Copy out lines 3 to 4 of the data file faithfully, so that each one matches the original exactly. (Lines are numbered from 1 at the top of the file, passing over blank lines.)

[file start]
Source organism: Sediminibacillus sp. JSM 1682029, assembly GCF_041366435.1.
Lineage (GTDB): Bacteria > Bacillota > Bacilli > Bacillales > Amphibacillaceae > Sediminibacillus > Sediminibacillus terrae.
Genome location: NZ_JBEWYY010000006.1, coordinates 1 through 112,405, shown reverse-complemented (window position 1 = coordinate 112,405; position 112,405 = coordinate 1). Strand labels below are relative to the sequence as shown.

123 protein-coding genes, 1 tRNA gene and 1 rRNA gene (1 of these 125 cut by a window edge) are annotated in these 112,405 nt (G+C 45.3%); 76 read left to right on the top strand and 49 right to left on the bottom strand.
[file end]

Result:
Genome location: NZ_JBEWYY010000006.1, coordinates 1 through 112,405, shown reverse-complemented (window position 1 = coordinate 112,405; position 112,405 = coordinate 1). Strand labels below are relative to the sequence as shown.

123 protein-coding genes, 1 tRNA gene and 1 rRNA gene (1 of these 125 cut by a window edge) are annotated in these 112,405 nt (G+C 45.3%); 76 read left to right on the top strand and 49 right to left on the bottom strand.